Following the adoption of Resolution 242, the Johnson administration gave way to the United Nations to try and activate a peace process. Little progress was made, however, leading President Nixon’s Secretary of State William Rogers to try his hand at peacemaking in 1969, when he unveiled an outline for a comprehensive settlement. Both Israel and Egypt rejected the Rogers Plan, not only because of faults they found with it, but also due to the behind-the-scenes sabotage of the plan by Nixon’s national security adviser Henry Kissinger. Eschewing a comprehensive approach and uninterested in dealing with the conflict, Kissinger back-channeled the parties and said Nixon did not stand behind Rogers’ effort.
Part of Kissinger’s motivation derived from the myriad global challenges with which the Nixon administration was coping. The Vietnam war was raging, Nixon and Kissinger were interested in an opening to China, the seeds were being planted for détente with Russia, and Palestinian terrorism was grabbing headlines at the 1972 Olympics and in air hijackings. It was also the time when the Watergate crisis was about to unfold, leading to a drawn-out process that consumed Nixon and his presidency and left much of foreign policy in Kissinger’s hands.
Even before Watergate, in 1969, Nixon had an idea for dealing with complex crises in regions where U.S. power was being stretched. On a visit to Asia, in the context of the Vietnamization of the drawn-out war in Southeast Asia, Nixon articulated what became known as the Nixon Doctrine, seen as a means of outsourcing some American security responsibilities to local allies. In the Middle East, this role went to Iran and Israel. The effect of the Nixon Doctrine was to thin out the American presence and over time to diminish American experience and expertise in this area. The Iranians and the Israelis were expected to represent American interests—as well as their own—in the Middle East.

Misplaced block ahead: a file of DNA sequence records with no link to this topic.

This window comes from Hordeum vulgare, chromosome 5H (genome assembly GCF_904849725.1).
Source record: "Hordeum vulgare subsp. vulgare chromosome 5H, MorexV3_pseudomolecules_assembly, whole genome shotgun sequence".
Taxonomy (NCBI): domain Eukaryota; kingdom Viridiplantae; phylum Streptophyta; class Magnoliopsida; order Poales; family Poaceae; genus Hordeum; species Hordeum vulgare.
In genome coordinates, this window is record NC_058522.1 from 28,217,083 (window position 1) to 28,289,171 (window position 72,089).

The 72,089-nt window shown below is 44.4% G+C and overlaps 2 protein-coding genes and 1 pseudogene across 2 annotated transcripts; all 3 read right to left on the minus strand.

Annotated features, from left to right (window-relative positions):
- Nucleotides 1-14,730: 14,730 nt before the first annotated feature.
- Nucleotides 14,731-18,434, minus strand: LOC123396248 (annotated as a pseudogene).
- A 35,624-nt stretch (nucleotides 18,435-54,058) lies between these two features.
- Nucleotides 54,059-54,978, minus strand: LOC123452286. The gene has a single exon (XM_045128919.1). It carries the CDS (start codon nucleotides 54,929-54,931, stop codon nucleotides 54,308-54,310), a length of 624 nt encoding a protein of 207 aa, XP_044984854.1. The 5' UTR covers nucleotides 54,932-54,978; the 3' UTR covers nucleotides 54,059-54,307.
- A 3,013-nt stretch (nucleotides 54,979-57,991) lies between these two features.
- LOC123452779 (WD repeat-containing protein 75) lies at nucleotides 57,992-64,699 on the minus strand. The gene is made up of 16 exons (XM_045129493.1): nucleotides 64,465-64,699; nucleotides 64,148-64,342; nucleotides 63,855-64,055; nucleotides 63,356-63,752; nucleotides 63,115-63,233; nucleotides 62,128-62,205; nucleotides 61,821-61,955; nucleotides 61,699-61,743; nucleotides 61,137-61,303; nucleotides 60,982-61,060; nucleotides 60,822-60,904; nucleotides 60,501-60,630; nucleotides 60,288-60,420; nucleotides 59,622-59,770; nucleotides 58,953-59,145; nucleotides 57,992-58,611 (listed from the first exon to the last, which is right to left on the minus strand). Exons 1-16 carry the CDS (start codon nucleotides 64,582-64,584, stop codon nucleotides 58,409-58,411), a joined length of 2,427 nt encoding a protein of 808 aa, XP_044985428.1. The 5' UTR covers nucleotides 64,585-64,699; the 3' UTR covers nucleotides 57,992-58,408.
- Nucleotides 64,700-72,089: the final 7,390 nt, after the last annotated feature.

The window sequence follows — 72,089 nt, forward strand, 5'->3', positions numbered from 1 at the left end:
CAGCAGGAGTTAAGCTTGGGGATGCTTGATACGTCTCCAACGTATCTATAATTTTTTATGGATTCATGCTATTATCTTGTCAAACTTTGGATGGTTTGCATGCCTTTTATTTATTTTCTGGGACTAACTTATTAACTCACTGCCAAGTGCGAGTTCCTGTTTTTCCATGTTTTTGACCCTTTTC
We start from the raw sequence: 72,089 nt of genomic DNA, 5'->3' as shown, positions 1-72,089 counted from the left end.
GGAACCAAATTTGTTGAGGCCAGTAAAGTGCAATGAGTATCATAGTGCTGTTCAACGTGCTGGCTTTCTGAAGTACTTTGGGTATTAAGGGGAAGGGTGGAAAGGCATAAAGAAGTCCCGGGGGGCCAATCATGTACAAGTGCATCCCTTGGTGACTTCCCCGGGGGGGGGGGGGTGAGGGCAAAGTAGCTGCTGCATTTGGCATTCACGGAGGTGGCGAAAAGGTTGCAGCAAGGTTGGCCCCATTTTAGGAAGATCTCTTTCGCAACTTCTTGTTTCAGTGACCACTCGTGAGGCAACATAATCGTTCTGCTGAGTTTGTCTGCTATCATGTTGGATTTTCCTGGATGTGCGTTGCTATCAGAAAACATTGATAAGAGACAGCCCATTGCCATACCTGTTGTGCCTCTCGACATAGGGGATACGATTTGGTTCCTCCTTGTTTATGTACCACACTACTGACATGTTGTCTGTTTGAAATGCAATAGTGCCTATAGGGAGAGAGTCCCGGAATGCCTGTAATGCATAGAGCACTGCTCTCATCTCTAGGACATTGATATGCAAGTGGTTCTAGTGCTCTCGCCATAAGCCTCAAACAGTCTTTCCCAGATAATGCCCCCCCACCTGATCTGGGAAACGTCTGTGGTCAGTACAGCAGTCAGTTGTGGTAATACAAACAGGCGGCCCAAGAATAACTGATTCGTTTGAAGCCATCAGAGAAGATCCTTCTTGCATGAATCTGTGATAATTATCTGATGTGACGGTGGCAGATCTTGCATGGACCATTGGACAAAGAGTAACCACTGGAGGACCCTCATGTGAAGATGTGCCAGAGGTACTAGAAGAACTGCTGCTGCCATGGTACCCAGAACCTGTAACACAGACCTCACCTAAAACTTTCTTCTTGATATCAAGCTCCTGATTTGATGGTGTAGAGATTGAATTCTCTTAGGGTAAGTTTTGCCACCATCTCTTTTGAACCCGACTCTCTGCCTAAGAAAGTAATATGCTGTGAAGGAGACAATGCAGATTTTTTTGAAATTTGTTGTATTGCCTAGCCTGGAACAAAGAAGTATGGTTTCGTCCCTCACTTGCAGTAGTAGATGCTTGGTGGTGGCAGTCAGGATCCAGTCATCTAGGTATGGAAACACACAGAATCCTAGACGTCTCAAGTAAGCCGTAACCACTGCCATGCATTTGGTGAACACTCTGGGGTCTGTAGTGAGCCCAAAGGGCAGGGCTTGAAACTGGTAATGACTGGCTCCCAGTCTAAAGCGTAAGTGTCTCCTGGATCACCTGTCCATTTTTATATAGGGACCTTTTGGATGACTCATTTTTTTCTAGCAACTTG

The War of Attrition: Kissinger’s Errors
The Egyptian-Israeli “war of attrition” between 1967 and 1970 engaged the superpowers and America’s attention. Egypt’s President Gamal Abdel Nasser appealed to the Soviet Union for advanced fighter jets, flown by Soviet pilots, to deal with Israel’s long-range bombing campaign undertaken in response to Egyptian artillery shelling of Israeli forces in Sinai. Israeli and Soviet jets tangled in the spring and summer of 1970, leading Secretary of State Rogers to negotiate a ceasefire that August. At about the same time, civil war erupted in Jordan after King Hussein clamped down on Palestinian terrorist groups that had hijacked international airliners and had them land on Jordanian soil. Kissinger made his first foray into Middle East diplomacy, trying to end the fighting before Syria could intervene against King Hussein. Nasser also worked to stop the fighting, and fatigued from the war of attrition with Israel and from his effort to mediate an end to the civil war in Jordan, died in September 1970. Anwar Sadat, Egypt’s vice president, succeeded Nasser, but everyone assessed him as weak and unlikely to last in power very long. With the immediate crisis having been solved, American attention turned away from the Arab-Israeli arena.
Kissinger was later to admit that he had underestimated Sadat, even after Sadat repulsed an effort in May 1971 to unseat him by allies of Nasser. Nixon and Kissinger did take notice when Sadat expelled most of the Soviet advisers in July 1972, and they opened a backchannel to Sadat via Egypt’s national security adviser Hafez Ismail. While Nixon was consumed with re-election politics, he was also worried about a blow-up in the Middle East. On the other hand, Kissinger was less concerned, and his two secret meetings with Ismail in 1973 led nowhere. As he was to say later, he only dealt with crises when they were hot, and in the aftermath of Sadat’s becoming president, the Arab-Israeli crisis did not appear hot.
Kissinger’s coolness toward Sadat’s initiative was supported by Israel at the time. Mordechai Gazit, a respected Israeli diplomat, analyzed Sadat’s moves after the fact and concluded that they were not to be taken seriously. It is nonetheless hard to understand just how dismissive the United States was—as well as Israel—of Sadat’s insistence that the Israeli occupation of Egyptian territory was unacceptable. Americans and others dismissed Sadat’s rhetoric that 1971 was the “year of decision,” and when 1971 came and went, it was easy to forget that the occupation remained.
It is also hard to understand how Kissinger and Israel either misunderstood or affirmatively dismissed the range of strategic changes that Sadat was instituting at the time in Egypt’s domestic and foreign policies. In addition to his insistence that the occupation of Sinai could not stand and that he was interested in a process of peacemaking, Sadat also began effecting changes in Egypt’s economy, moving away from Nasser’s disastrous “Arab socialism” to a more market-based system which he called the “infitah”, or opening.